There are an estimated 133,000 people living in modern slavery in Ghana (GSI 2018). Ghana remains a source, transit, and destination country for men, women, and children subjected to forced labor and sex trafficking. Ghanaian boys and girls are subjected to forced labor within the country in fishing, domestic service, street hawking, begging, portering, artisanal gold mining, quarrying, herding, and agriculture, including cocoa. Research focused on the fishing industry on Lake Volta indicated that more than half of the children working on and around the lake were born in other communities and many of these children are subjected to forced labor; not allowed to attend school; given inadequate housing and clothing; and are controlled by fishermen through intimidation, violence, and limiting access to food. Boys as young as five years old are forced to work in hazardous conditions, including deep diving, and many suffer waterborne infections. A study of the prevalence of child trafficking in selected communities in the Volta and Central Regions indicated that children from nearly one-third of the 1,621 households surveyed had been subjected to trafficking, primarily in fishing and domestic servitude.
James Kofi Anan tells of his own experience of child trafficking for fishing on Lake Volta, Ghana. He talks about how this representative of child trafficking in the area and how he thinks people can work towards the ending of human trafficking. Kofi Anan also provides details on his own anti-child trafficking organisation Challenging Heights.
Thank you, Chairman Corker, Senator Menendez, and other members of the committee for holding this important hearing to consider how fight modern slavery, a most horrific human rights crime.
I am the founder of Challenging Heights, and organization that for nearly 12 years has served children who have been trafficked into modern slavery in the Lake Volta region of Ghana. Our organization delivers social justice interventions to children, women, and underserved communities in coastal and farming communities. Our work includes rescue, rehabilitation, and reintegration of children who have been trafficked in the fishing industry, as well as creating community awareness on these issues in order to prevent trafficking and re-trafficking of children.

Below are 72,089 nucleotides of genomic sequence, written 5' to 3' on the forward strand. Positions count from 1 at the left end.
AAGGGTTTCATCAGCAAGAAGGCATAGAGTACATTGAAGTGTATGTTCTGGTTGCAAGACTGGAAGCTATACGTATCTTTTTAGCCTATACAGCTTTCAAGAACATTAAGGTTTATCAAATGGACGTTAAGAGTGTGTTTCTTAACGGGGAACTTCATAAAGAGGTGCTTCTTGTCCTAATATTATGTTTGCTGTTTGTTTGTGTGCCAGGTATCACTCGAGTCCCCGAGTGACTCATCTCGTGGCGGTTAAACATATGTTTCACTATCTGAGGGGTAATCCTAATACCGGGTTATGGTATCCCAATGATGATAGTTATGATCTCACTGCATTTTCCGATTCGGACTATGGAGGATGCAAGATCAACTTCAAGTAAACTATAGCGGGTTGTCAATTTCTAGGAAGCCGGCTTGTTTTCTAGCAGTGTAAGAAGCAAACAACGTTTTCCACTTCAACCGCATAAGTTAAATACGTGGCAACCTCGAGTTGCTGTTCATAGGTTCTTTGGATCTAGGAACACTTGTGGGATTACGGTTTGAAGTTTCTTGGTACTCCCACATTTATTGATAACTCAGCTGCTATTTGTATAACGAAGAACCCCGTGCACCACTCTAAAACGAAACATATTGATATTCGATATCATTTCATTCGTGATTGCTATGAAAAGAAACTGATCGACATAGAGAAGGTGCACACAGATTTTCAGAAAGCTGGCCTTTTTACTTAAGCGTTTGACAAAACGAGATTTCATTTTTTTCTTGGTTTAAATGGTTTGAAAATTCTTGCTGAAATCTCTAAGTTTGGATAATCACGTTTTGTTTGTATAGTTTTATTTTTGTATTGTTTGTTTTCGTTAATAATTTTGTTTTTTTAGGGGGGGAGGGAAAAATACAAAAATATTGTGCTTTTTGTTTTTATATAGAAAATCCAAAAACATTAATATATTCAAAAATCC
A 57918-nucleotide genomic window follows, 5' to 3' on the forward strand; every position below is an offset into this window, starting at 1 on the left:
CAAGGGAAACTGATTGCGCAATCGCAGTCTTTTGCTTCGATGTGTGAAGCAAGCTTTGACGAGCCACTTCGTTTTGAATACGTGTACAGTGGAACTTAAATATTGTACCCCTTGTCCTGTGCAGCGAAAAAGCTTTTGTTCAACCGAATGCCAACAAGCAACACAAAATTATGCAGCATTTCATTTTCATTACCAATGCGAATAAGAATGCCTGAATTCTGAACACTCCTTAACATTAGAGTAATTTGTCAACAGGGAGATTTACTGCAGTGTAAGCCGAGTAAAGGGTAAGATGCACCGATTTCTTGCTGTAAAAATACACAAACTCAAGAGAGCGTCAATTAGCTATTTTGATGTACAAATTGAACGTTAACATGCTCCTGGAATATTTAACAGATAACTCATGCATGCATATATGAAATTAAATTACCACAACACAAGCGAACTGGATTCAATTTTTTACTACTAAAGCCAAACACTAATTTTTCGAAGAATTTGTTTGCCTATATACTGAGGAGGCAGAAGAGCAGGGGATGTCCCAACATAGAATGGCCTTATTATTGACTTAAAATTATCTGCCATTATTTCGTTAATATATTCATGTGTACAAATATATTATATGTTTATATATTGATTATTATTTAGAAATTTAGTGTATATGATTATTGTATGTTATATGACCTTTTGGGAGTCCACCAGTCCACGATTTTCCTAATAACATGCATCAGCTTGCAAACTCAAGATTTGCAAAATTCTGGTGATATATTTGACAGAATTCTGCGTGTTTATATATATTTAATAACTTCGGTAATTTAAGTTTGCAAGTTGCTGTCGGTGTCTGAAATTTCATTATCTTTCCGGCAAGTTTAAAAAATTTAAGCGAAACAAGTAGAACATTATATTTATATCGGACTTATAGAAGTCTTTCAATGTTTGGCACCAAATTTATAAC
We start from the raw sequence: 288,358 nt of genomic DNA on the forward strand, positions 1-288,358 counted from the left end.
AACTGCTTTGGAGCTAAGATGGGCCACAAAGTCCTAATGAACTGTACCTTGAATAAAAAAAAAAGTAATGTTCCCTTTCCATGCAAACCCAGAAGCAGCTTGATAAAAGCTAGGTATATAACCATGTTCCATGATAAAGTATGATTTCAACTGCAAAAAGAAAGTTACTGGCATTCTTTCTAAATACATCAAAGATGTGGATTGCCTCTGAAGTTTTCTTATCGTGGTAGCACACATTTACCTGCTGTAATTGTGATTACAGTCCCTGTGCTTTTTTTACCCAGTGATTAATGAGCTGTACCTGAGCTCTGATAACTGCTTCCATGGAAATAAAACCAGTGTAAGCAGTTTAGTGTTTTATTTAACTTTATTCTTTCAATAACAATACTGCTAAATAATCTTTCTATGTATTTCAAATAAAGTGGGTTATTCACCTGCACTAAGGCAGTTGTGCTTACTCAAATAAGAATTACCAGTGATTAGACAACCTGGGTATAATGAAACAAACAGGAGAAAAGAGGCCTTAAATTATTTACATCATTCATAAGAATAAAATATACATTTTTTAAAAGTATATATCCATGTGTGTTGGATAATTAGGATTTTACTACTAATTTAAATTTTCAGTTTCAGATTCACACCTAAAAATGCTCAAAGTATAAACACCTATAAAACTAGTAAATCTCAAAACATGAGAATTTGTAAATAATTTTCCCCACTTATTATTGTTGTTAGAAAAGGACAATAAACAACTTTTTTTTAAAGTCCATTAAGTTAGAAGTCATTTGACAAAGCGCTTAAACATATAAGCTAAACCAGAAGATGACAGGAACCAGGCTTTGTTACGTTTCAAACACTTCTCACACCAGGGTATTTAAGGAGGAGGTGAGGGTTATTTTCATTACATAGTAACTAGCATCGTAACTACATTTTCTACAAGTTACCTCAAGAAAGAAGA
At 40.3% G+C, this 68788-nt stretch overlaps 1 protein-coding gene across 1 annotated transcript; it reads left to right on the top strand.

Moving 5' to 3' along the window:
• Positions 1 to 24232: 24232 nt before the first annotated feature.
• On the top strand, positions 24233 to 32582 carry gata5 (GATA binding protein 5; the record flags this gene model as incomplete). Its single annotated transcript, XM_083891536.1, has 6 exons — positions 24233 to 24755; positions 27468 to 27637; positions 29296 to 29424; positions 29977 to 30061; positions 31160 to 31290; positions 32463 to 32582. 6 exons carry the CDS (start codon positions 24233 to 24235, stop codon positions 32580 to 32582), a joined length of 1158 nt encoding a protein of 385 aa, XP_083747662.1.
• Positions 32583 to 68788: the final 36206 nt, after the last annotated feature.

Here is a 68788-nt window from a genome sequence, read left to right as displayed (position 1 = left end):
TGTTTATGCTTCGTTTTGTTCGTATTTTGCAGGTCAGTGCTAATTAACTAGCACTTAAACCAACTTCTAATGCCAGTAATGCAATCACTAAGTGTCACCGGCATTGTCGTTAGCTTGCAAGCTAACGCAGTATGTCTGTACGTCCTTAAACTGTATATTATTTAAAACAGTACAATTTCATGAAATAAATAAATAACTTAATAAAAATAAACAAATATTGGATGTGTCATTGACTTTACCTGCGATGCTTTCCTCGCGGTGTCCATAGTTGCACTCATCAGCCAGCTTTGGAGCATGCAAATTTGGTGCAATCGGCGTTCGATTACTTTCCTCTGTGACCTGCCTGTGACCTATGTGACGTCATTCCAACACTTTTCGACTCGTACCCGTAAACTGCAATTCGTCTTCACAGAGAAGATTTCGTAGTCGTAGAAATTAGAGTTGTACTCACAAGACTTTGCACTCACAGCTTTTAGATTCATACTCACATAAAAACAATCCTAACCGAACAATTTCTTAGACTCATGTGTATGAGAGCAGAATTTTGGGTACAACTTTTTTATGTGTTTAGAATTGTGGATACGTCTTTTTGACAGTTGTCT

Challenging Heights also contributes to policy and awareness creation and the public discourse on issues affecting Ghanaian children. Additionally the organization who runs a school for more than 700 children who are surivors of child trafficking or who are at risk of child trafficking.
The question you are asking today: What is the best way forward to ending modern slavery? That is a very big and important question. I believe the answer has many facets, just as human trafficking takes so many forms.
In fishing communities along Lake Volta, Ghanaian children are being sold into a life of forced labor, malnutrition, abuse, and no schooling. Traffickers prey on poor families in communities along the country's coast. Typically, the families are told by the trafficker that if they let their children come to the lake they will live with relatives who will care for them and send them to school in exchange for a few hours' work after school. In reality, the children are forced to work long hours on the boats in dangerous conditions. A typical day might begin at 3 a.m. and end at 8 p.m. and include challenging tasks such as casting nets, diving, and hauling, with only one meal served. Children often get stuck in the nets at the bottom of the lake. If a child is caught escaping, the consequences can be brutal. Often the families do not hear from their children again.